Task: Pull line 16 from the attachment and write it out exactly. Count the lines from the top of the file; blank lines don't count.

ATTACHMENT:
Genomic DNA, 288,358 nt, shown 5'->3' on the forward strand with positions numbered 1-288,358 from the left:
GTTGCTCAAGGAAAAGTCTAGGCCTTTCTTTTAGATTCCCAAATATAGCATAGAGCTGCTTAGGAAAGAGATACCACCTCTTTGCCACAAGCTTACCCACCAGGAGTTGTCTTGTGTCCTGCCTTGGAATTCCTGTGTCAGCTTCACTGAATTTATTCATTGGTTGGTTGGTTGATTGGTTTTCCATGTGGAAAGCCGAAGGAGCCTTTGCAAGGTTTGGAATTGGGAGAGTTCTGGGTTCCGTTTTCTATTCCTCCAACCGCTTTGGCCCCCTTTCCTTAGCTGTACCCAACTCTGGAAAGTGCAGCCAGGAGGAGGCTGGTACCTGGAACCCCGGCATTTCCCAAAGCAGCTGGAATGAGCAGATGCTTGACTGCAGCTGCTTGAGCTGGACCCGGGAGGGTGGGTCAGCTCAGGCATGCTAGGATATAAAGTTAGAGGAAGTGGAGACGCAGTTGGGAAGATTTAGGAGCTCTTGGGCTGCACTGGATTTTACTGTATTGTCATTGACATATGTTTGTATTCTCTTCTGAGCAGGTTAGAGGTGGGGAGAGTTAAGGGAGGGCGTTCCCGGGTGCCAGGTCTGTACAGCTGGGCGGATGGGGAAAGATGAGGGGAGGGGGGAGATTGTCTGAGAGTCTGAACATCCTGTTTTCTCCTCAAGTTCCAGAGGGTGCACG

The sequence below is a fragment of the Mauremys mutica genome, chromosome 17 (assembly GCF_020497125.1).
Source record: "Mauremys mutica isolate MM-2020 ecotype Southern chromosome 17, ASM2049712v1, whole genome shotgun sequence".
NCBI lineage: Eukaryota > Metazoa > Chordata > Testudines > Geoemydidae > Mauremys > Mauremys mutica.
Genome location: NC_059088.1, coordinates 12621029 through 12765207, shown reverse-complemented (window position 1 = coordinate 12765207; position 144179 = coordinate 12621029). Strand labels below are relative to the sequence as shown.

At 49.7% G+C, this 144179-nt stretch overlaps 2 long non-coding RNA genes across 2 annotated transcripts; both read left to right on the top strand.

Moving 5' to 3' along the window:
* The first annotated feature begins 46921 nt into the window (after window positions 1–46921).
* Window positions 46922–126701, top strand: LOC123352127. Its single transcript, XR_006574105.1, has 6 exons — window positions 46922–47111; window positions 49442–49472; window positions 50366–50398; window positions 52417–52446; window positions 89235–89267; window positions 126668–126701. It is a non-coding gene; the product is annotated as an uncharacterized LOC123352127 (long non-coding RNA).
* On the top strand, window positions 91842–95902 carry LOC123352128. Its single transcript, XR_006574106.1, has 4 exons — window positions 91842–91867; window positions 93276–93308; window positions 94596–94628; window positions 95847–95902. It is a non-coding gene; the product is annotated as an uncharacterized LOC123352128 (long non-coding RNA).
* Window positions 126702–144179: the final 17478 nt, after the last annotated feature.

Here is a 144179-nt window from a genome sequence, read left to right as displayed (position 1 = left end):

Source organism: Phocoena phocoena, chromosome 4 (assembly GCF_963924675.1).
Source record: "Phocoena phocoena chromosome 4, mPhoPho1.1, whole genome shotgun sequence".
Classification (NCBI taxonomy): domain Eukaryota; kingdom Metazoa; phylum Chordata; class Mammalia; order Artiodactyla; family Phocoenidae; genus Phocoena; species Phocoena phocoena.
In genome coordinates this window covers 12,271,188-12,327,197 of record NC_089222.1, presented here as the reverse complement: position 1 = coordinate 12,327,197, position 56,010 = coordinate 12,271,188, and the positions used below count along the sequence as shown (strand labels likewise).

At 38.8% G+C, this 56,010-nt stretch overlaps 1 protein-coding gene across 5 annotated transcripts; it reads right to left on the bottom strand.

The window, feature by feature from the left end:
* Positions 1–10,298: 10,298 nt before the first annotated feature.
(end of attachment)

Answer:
Classification (NCBI taxonomy): domain Eukaryota; kingdom Metazoa; phylum Chordata; class Mammalia; order Artiodactyla; family Phocoenidae; genus Phocoena; species Phocoena phocoena.